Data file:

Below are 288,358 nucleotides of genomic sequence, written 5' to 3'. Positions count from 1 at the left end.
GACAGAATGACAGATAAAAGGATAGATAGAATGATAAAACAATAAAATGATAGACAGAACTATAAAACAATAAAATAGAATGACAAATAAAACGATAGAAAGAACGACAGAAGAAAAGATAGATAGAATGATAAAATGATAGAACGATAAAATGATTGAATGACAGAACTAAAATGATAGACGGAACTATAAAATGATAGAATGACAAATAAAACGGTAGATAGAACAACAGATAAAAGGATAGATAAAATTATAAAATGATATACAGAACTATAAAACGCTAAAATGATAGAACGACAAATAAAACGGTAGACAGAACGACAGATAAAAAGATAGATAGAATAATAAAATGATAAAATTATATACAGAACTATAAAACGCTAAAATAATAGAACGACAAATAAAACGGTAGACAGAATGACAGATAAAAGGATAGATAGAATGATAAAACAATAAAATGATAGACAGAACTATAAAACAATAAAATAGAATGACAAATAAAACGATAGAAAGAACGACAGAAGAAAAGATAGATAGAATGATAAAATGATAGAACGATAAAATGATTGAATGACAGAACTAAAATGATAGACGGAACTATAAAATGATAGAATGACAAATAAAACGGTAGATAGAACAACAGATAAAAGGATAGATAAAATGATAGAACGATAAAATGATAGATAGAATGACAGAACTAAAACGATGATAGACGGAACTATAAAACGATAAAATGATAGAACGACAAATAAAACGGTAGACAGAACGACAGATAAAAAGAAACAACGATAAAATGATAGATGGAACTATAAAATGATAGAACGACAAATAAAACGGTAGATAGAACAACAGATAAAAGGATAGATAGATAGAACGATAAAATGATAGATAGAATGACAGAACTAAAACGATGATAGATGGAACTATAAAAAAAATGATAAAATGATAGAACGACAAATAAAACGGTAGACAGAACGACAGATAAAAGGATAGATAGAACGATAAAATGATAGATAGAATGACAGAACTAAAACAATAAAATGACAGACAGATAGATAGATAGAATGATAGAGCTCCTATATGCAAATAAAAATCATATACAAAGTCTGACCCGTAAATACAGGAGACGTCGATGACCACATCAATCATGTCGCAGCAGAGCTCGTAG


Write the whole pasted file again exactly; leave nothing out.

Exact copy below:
Below are 288,358 nucleotides of genomic sequence, written 5' to 3'. Positions count from 1 at the left end.
GACAGAATGACAGATAAAAGGATAGATAGAATGATAAAACAATAAAATGATAGACAGAACTATAAAACAATAAAATAGAATGACAAATAAAACGATAGAAAGAACGACAGAAGAAAAGATAGATAGAATGATAAAATGATAGAACGATAAAATGATTGAATGACAGAACTAAAATGATAGACGGAACTATAAAATGATAGAATGACAAATAAAACGGTAGATAGAACAACAGATAAAAGGATAGATAAAATTATAAAATGATATACAGAACTATAAAACGCTAAAATGATAGAACGACAAATAAAACGGTAGACAGAACGACAGATAAAAAGATAGATAGAATAATAAAATGATAAAATTATATACAGAACTATAAAACGCTAAAATAATAGAACGACAAATAAAACGGTAGACAGAATGACAGATAAAAGGATAGATAGAATGATAAAACAATAAAATGATAGACAGAACTATAAAACAATAAAATAGAATGACAAATAAAACGATAGAAAGAACGACAGAAGAAAAGATAGATAGAATGATAAAATGATAGAACGATAAAATGATTGAATGACAGAACTAAAATGATAGACGGAACTATAAAATGATAGAATGACAAATAAAACGGTAGATAGAACAACAGATAAAAGGATAGATAAAATGATAGAACGATAAAATGATAGATAGAATGACAGAACTAAAACGATGATAGACGGAACTATAAAACGATAAAATGATAGAACGACAAATAAAACGGTAGACAGAACGACAGATAAAAAGAAACAACGATAAAATGATAGATGGAACTATAAAATGATAGAACGACAAATAAAACGGTAGATAGAACAACAGATAAAAGGATAGATAGATAGAACGATAAAATGATAGATAGAATGACAGAACTAAAACGATGATAGATGGAACTATAAAAAAAATGATAAAATGATAGAACGACAAATAAAACGGTAGACAGAACGACAGATAAAAGGATAGATAGAACGATAAAATGATAGATAGAATGACAGAACTAAAACAATAAAATGACAGACAGATAGATAGATAGAATGATAGAGCTCCTATATGCAAATAAAAATCATATACAAAGTCTGACCCGTAAATACAGGAGACGTCGATGACCACATCAATCATGTCGCAGCAGAGCTCGTAG